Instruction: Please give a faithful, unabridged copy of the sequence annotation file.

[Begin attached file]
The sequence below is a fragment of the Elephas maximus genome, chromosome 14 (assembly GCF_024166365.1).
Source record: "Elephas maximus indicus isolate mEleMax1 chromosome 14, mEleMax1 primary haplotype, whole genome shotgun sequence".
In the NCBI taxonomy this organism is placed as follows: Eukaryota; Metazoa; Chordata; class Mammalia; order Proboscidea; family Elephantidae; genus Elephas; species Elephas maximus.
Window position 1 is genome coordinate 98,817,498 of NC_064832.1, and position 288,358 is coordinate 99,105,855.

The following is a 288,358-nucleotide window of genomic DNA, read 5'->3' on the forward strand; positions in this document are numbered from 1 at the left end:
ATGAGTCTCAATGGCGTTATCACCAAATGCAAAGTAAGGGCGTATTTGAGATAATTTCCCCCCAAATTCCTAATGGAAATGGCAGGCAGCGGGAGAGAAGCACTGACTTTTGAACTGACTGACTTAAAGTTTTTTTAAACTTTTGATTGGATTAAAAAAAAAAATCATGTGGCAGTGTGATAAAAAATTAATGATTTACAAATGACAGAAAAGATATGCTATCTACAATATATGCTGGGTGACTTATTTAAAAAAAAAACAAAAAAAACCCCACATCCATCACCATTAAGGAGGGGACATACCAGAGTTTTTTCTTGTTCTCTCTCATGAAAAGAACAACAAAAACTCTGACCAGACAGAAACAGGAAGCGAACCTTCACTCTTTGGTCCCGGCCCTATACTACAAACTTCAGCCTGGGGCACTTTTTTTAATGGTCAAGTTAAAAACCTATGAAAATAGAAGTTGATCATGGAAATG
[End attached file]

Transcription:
The sequence below is a fragment of the Elephas maximus genome, chromosome 14 (assembly GCF_024166365.1).
Source record: "Elephas maximus indicus isolate mEleMax1 chromosome 14, mEleMax1 primary haplotype, whole genome shotgun sequence".
In the NCBI taxonomy this organism is placed as follows: Eukaryota; Metazoa; Chordata; class Mammalia; order Proboscidea; family Elephantidae; genus Elephas; species Elephas maximus.
Window position 1 is genome coordinate 98,817,498 of NC_064832.1, and position 288,358 is coordinate 99,105,855.

The following is a 288,358-nucleotide window of genomic DNA, read 5'->3' on the forward strand; positions in this document are numbered from 1 at the left end:
ATGAGTCTCAATGGCGTTATCACCAAATGCAAAGTAAGGGCGTATTTGAGATAATTTCCCCCCAAATTCCTAATGGAAATGGCAGGCAGCGGGAGAGAAGCACTGACTTTTGAACTGACTGACTTAAAGTTTTTTTAAACTTTTGATTGGATTAAAAAAAAAAATCATGTGGCAGTGTGATAAAAAATTAATGATTTACAAATGACAGAAAAGATATGCTATCTACAATATATGCTGGGTGACTTATTTAAAAAAAAAACAAAAAAAACCCCACATCCATCACCATTAAGGAGGGGACATACCAGAGTTTTTTCTTGTTCTCTCTCATGAAAAGAACAACAAAAACTCTGACCAGACAGAAACAGGAAGCGAACCTTCACTCTTTGGTCCCGGCCCTATACTACAAACTTCAGCCTGGGGCACTTTTTTTAATGGTCAAGTTAAAAACCTATGAAAATAGAAGTTGATCATGGAAATG